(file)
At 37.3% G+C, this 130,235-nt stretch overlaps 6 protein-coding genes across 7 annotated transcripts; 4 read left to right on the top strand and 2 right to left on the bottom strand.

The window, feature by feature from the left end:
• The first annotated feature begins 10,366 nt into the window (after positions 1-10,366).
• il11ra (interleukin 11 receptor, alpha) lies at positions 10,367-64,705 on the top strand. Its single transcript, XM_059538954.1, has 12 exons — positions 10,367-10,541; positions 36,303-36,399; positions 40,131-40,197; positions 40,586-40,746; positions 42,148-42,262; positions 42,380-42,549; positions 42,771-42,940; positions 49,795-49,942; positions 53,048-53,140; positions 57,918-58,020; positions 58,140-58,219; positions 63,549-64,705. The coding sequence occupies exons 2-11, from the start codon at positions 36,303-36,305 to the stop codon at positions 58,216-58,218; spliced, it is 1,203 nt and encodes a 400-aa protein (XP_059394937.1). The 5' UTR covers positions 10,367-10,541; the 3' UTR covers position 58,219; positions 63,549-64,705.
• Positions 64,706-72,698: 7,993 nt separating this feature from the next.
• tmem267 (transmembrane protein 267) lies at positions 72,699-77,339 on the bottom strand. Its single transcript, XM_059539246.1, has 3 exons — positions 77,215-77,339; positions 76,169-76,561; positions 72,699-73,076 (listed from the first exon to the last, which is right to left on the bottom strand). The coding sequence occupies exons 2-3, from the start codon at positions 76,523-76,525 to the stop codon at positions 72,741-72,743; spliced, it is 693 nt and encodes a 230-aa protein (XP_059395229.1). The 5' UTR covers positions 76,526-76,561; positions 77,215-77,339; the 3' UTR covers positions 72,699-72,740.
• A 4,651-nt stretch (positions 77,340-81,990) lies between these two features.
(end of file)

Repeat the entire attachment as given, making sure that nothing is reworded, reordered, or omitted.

At 37.3% G+C, this 130,235-nt stretch overlaps 6 protein-coding genes across 7 annotated transcripts; 4 read left to right on the top strand and 2 right to left on the bottom strand.

The window, feature by feature from the left end:
• The first annotated feature begins 10,366 nt into the window (after positions 1-10,366).
• il11ra (interleukin 11 receptor, alpha) lies at positions 10,367-64,705 on the top strand. Its single transcript, XM_059538954.1, has 12 exons — positions 10,367-10,541; positions 36,303-36,399; positions 40,131-40,197; positions 40,586-40,746; positions 42,148-42,262; positions 42,380-42,549; positions 42,771-42,940; positions 49,795-49,942; positions 53,048-53,140; positions 57,918-58,020; positions 58,140-58,219; positions 63,549-64,705. The coding sequence occupies exons 2-11, from the start codon at positions 36,303-36,305 to the stop codon at positions 58,216-58,218; spliced, it is 1,203 nt and encodes a 400-aa protein (XP_059394937.1). The 5' UTR covers positions 10,367-10,541; the 3' UTR covers position 58,219; positions 63,549-64,705.
• Positions 64,706-72,698: 7,993 nt separating this feature from the next.
• tmem267 (transmembrane protein 267) lies at positions 72,699-77,339 on the bottom strand. Its single transcript, XM_059539246.1, has 3 exons — positions 77,215-77,339; positions 76,169-76,561; positions 72,699-73,076 (listed from the first exon to the last, which is right to left on the bottom strand). The coding sequence occupies exons 2-3, from the start codon at positions 76,523-76,525 to the stop codon at positions 72,741-72,743; spliced, it is 693 nt and encodes a 230-aa protein (XP_059395229.1). The 5' UTR covers positions 76,526-76,561; positions 77,215-77,339; the 3' UTR covers positions 72,699-72,740.
• A 4,651-nt stretch (positions 77,340-81,990) lies between these two features.